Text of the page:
Today, most of the electricity we use in Australia comes from a source called Fossil fuels. Fossil fuels are made from plants and animal matter formed millions of years ago and found deep in the ground.

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The process of collecting or mining fossil fuels changes landscape and environment.

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To start a coal mine, land has to be cleared. This often damages the plants and the homes of animals on that land.

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At times, accidents can happen when transporting fossil fuels. In the past, oil spills have caused a lot of problems for animals living at sea.

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One of the ways we get gas from deep within the earth is by using water. Sometimes, that water is unsafe for people and animals. If we put that water straight back into our rivers, it can affect animals and plants.

This video explains fossil fuels as a traditional energy source.

it's getting hot in here

What is carbon dioxide?

Carbon dioxide is a naturally occurring gas released from dead plants, fires and volcanoes. We breathe it out with every breath. It’s important to have some carbon dioxide in the air, as plants use it to make their food and it helps to keep the Earth warm.

How much is too much?

While we need some carbon dioxide, too much can harm the environment. This is because it acts like glass in a greenhouse, trapping the sun’s heat and making the Earth hotter.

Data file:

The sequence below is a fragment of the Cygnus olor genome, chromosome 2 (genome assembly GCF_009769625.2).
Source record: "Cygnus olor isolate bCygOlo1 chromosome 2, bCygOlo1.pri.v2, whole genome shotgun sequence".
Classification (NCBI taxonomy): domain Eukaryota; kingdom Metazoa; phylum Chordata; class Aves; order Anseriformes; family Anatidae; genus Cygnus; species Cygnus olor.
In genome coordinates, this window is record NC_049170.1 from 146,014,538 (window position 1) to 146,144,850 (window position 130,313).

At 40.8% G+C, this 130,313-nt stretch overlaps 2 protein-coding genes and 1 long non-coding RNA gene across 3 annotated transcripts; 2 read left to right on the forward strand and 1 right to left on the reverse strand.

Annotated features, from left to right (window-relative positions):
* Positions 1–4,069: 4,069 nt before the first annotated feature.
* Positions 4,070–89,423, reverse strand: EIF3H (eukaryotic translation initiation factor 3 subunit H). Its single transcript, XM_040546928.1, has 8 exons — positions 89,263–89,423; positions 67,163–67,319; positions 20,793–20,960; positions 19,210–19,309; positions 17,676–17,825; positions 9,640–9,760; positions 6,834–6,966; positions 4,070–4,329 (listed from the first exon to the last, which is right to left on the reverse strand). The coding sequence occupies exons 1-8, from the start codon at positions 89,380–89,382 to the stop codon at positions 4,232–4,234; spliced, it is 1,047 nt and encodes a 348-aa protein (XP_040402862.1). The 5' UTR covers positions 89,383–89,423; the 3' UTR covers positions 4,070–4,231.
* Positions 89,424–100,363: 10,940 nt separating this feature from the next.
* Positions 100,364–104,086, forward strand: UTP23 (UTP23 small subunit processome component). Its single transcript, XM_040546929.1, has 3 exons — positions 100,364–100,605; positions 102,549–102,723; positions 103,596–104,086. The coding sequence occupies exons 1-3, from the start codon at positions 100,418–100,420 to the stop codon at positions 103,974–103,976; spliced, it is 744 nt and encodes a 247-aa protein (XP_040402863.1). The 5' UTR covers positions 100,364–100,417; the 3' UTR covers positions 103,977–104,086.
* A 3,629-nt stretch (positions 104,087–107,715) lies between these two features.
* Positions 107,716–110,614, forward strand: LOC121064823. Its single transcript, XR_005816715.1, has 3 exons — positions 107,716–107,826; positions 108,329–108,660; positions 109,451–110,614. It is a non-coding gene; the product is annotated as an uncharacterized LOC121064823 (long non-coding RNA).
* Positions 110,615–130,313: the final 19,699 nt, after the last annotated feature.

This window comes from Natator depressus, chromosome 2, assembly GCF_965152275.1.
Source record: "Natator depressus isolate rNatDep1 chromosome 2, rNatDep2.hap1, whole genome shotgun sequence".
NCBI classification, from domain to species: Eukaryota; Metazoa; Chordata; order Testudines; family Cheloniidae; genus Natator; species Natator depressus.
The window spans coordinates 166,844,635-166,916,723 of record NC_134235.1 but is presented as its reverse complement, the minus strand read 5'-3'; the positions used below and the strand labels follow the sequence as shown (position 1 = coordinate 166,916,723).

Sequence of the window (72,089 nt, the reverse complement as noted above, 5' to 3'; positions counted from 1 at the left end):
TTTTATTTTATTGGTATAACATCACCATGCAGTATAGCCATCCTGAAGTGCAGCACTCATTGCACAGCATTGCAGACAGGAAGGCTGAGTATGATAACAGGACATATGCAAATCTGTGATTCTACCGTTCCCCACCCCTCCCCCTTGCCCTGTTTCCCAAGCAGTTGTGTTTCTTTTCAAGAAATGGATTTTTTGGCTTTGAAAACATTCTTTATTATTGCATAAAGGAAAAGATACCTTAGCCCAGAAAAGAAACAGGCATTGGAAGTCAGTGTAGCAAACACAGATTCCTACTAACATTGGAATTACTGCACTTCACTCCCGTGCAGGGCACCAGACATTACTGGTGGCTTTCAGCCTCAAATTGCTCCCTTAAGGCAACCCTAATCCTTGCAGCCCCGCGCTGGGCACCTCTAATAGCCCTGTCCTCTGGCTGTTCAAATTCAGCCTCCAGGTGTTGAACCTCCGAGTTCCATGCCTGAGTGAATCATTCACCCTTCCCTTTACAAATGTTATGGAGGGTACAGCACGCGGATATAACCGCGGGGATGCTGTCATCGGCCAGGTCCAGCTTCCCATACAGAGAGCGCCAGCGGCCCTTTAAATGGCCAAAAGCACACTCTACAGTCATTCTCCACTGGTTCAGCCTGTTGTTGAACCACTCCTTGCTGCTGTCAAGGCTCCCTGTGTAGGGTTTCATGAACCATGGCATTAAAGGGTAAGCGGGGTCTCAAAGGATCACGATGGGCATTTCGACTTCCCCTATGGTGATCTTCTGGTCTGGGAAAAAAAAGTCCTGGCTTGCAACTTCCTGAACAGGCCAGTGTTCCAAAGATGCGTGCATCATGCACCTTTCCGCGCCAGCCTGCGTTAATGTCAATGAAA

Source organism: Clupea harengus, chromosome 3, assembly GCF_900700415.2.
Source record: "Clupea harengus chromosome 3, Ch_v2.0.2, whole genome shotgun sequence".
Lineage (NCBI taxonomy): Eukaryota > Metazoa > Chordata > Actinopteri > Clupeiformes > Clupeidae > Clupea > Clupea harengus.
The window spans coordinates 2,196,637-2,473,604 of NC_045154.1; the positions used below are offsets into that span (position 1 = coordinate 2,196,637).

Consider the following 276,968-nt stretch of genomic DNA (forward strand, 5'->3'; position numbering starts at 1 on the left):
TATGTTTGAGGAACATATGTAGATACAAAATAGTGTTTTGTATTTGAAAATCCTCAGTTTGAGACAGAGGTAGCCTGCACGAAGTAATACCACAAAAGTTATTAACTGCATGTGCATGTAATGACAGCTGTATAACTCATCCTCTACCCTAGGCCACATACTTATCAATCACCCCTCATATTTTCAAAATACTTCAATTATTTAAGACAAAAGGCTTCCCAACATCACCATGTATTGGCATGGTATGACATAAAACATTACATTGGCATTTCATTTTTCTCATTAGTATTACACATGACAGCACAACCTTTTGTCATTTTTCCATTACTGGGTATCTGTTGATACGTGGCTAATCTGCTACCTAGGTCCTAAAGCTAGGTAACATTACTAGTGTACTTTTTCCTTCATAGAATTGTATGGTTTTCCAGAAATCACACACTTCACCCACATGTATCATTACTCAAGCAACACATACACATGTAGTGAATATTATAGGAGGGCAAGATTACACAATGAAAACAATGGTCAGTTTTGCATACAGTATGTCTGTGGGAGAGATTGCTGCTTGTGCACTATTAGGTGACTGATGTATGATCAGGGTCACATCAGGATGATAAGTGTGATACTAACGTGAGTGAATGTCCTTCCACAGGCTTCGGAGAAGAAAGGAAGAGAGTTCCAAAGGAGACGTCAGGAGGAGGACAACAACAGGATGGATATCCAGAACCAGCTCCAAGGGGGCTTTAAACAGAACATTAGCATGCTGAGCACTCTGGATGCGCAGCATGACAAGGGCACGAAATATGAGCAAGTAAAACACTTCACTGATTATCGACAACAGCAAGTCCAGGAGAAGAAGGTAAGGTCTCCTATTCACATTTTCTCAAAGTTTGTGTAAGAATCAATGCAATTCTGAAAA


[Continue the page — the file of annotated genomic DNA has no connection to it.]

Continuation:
What role do fossil fuels play?

When a fossil fuel is burned, it releases carbon dioxide into the air. In fact, it’s the main gas given off when fossil fuels are burned. The pollution from fossil fuels is a major contributor to the greenhouse effect.

Living in a hot-house

When there's too much carbon dioxide in our atmosphere, it acts like a blanket keeping more heat on earth. That's why we call this ‘global warming’. A hotter Earth means changes in our weather which can affect our sea levels, animal and plant life.

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This video provides an introduction to the issue of climate change.

Wrap up

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Think about the natural environment – bushland, plants, animals, trees, waterways. How are these effected by mining for fossil fuels?

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Carbon dioxide is always present in our atmosphere. We breathe it out, plants ‘breathe’ it in. We need it to keep the Earth warm. But too much Carbon dioxide in the atmosphere can be damaging.

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The process of burning fossil fuels releases extra carbon dioxide into the atmosphere. It creates a layer like the glass of a greenhouse, which traps the sun’s heat and causes the Earth to heat up.

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Global warming is a direct result of burning fossil fuels. It is affecting our climate, causing longer droughts, more intense storms, melting glaciers and other changes such as longer heatwaves.